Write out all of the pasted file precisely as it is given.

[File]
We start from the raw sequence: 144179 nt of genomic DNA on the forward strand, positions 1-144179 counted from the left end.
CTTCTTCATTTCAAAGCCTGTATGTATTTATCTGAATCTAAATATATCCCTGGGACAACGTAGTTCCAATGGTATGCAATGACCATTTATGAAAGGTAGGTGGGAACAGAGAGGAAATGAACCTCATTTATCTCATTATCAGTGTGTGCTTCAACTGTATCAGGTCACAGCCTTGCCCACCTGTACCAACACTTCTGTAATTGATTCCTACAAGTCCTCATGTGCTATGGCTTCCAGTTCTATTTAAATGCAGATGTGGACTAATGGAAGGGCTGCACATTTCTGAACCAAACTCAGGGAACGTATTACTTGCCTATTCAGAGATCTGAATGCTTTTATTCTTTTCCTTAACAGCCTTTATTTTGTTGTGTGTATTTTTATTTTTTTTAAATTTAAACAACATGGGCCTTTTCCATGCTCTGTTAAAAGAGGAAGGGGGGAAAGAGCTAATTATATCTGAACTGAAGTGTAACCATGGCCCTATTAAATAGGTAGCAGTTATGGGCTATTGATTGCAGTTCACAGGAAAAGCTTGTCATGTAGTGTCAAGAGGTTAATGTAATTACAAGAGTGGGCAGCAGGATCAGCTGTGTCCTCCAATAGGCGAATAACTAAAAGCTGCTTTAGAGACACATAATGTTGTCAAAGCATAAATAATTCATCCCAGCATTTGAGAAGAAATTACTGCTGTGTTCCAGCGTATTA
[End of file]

We start from the raw sequence: 144179 nt of genomic DNA on the forward strand, positions 1-144179 counted from the left end.
CTTCTTCATTTCAAAGCCTGTATGTATTTATCTGAATCTAAATATATCCCTGGGACAACGTAGTTCCAATGGTATGCAATGACCATTTATGAAAGGTAGGTGGGAACAGAGAGGAAATGAACCTCATTTATCTCATTATCAGTGTGTGCTTCAACTGTATCAGGTCACAGCCTTGCCCACCTGTACCAACACTTCTGTAATTGATTCCTACAAGTCCTCATGTGCTATGGCTTCCAGTTCTATTTAAATGCAGATGTGGACTAATGGAAGGGCTGCACATTTCTGAACCAAACTCAGGGAACGTATTACTTGCCTATTCAGAGATCTGAATGCTTTTATTCTTTTCCTTAACAGCCTTTATTTTGTTGTGTGTATTTTTATTTTTTTTAAATTTAAACAACATGGGCCTTTTCCATGCTCTGTTAAAAGAGGAAGGGGGGAAAGAGCTAATTATATCTGAACTGAAGTGTAACCATGGCCCTATTAAATAGGTAGCAGTTATGGGCTATTGATTGCAGTTCACAGGAAAAGCTTGTCATGTAGTGTCAAGAGGTTAATGTAATTACAAGAGTGGGCAGCAGGATCAGCTGTGTCCTCCAATAGGCGAATAACTAAAAGCTGCTTTAGAGACACATAATGTTGTCAAAGCATAAATAATTCATCCCAGCATTTGAGAAGAAATTACTGCTGTGTTCCAGCGTATTA